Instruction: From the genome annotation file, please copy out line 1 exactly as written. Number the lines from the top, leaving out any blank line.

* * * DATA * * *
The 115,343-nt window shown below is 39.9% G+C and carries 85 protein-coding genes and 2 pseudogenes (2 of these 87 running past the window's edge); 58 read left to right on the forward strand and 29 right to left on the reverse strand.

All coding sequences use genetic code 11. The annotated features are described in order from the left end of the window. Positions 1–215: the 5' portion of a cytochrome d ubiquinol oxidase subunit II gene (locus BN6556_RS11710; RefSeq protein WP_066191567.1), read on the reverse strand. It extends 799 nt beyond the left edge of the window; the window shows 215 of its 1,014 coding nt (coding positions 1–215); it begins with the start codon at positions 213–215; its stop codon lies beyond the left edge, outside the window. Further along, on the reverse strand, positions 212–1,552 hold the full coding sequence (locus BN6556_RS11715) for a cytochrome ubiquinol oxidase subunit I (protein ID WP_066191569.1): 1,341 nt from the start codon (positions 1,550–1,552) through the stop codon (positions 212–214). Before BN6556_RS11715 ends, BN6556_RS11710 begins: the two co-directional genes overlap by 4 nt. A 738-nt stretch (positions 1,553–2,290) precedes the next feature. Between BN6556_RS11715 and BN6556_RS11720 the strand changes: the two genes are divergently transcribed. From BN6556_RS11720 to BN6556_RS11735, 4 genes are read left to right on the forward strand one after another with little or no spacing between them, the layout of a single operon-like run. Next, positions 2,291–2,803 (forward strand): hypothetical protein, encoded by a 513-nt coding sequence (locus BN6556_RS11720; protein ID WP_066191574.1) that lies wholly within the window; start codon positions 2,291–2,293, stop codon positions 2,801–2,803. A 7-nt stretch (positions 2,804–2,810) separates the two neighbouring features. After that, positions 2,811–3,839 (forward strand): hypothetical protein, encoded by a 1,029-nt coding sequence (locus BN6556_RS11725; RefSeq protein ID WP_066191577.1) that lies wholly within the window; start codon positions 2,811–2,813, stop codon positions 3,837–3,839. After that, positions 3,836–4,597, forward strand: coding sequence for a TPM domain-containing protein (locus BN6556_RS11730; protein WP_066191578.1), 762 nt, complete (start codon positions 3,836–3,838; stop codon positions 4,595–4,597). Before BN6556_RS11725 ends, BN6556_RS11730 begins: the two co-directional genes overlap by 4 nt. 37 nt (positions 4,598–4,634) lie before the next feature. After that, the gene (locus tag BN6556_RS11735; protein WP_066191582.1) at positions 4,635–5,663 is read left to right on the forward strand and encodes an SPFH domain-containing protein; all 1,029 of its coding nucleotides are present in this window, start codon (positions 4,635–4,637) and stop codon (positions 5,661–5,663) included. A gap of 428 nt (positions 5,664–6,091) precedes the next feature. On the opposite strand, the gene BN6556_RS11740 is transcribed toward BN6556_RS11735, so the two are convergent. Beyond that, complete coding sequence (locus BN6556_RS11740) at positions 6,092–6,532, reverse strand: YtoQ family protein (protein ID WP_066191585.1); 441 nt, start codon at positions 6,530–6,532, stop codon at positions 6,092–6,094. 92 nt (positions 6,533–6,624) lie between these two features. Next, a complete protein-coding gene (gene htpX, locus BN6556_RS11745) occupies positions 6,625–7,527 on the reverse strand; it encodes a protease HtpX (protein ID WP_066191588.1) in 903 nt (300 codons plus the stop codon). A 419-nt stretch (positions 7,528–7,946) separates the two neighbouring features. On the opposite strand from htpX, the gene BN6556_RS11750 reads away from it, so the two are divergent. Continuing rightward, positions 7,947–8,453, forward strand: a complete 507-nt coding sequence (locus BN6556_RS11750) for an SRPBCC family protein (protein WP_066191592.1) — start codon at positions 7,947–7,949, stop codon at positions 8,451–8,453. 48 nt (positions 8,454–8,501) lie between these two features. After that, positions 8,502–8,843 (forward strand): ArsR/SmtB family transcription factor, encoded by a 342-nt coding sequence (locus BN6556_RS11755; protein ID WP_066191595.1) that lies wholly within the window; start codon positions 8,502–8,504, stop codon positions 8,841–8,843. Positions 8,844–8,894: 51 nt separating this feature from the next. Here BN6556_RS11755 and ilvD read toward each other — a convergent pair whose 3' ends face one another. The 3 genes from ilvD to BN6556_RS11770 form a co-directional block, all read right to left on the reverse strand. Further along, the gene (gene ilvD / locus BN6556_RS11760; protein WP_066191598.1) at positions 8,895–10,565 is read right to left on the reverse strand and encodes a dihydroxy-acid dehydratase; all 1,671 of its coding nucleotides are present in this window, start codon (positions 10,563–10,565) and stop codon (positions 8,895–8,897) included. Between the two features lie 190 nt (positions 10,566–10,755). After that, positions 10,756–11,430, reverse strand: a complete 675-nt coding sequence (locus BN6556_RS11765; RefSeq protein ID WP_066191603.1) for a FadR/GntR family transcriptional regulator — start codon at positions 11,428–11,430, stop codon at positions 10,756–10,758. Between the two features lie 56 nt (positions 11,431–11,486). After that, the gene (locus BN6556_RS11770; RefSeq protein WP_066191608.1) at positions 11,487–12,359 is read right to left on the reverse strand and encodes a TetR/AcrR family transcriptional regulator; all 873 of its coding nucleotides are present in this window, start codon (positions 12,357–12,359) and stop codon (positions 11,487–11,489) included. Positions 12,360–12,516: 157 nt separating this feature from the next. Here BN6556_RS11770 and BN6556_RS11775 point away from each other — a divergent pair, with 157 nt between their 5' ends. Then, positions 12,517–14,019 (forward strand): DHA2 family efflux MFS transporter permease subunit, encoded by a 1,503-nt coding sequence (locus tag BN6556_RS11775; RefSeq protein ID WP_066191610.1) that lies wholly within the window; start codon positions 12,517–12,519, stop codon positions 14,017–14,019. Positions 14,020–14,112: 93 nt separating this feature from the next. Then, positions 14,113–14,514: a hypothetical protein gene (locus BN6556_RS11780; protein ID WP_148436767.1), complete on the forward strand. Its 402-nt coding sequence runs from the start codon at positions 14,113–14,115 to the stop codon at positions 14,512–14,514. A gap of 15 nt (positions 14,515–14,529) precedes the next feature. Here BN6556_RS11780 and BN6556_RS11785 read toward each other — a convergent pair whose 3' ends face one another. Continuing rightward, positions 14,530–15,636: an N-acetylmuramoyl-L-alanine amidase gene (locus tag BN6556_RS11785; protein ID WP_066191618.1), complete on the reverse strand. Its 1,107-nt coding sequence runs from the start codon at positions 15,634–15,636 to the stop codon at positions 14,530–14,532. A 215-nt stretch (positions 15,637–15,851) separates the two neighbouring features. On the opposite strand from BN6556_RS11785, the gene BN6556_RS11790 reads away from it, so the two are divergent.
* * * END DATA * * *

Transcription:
The 115,343-nt window shown below is 39.9% G+C and carries 85 protein-coding genes and 2 pseudogenes (2 of these 87 running past the window's edge); 58 read left to right on the forward strand and 29 right to left on the reverse strand.